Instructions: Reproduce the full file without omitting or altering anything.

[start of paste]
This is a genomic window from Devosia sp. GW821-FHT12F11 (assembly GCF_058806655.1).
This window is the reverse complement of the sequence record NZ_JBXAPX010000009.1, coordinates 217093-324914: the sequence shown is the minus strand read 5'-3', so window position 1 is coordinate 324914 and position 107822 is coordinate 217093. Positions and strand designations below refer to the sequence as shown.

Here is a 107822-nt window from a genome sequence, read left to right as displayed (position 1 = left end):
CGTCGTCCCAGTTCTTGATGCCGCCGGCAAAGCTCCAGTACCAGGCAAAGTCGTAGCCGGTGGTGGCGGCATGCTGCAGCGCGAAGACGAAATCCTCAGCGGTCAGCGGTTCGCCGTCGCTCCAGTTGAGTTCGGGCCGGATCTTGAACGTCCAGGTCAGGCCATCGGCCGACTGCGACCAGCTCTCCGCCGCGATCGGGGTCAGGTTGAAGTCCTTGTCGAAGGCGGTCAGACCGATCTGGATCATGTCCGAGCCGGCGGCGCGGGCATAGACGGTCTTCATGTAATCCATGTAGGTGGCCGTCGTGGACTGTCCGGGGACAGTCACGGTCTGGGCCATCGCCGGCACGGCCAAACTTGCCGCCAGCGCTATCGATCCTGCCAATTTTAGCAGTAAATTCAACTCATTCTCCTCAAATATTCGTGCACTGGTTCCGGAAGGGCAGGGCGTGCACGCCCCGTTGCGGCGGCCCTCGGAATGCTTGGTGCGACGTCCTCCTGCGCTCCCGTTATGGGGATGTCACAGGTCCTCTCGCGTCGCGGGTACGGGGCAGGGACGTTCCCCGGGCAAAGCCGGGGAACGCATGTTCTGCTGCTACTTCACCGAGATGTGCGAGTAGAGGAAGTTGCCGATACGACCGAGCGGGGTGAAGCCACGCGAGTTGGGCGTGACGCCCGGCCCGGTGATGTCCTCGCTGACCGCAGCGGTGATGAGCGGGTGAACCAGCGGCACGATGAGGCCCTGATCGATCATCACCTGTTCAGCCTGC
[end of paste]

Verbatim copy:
This is a genomic window from Devosia sp. GW821-FHT12F11 (assembly GCF_058806655.1).
This window is the reverse complement of the sequence record NZ_JBXAPX010000009.1, coordinates 217093-324914: the sequence shown is the minus strand read 5'-3', so window position 1 is coordinate 324914 and position 107822 is coordinate 217093. Positions and strand designations below refer to the sequence as shown.

Here is a 107822-nt window from a genome sequence, read left to right as displayed (position 1 = left end):
CGTCGTCCCAGTTCTTGATGCCGCCGGCAAAGCTCCAGTACCAGGCAAAGTCGTAGCCGGTGGTGGCGGCATGCTGCAGCGCGAAGACGAAATCCTCAGCGGTCAGCGGTTCGCCGTCGCTCCAGTTGAGTTCGGGCCGGATCTTGAACGTCCAGGTCAGGCCATCGGCCGACTGCGACCAGCTCTCCGCCGCGATCGGGGTCAGGTTGAAGTCCTTGTCGAAGGCGGTCAGACCGATCTGGATCATGTCCGAGCCGGCGGCGCGGGCATAGACGGTCTTCATGTAATCCATGTAGGTGGCCGTCGTGGACTGTCCGGGGACAGTCACGGTCTGGGCCATCGCCGGCACGGCCAAACTTGCCGCCAGCGCTATCGATCCTGCCAATTTTAGCAGTAAATTCAACTCATTCTCCTCAAATATTCGTGCACTGGTTCCGGAAGGGCAGGGCGTGCACGCCCCGTTGCGGCGGCCCTCGGAATGCTTGGTGCGACGTCCTCCTGCGCTCCCGTTATGGGGATGTCACAGGTCCTCTCGCGTCGCGGGTACGGGGCAGGGACGTTCCCCGGGCAAAGCCGGGGAACGCATGTTCTGCTGCTACTTCACCGAGATGTGCGAGTAGAGGAAGTTGCCGATACGACCGAGCGGGGTGAAGCCACGCGAGTTGGGCGTGACGCCCGGCCCGGTGATGTCCTCGCTGACCGCAGCGGTGATGAGCGGGTGAACCAGCGGCACGATGAGGCCCTGATCGATCATCACCTGTTCAGCCTGC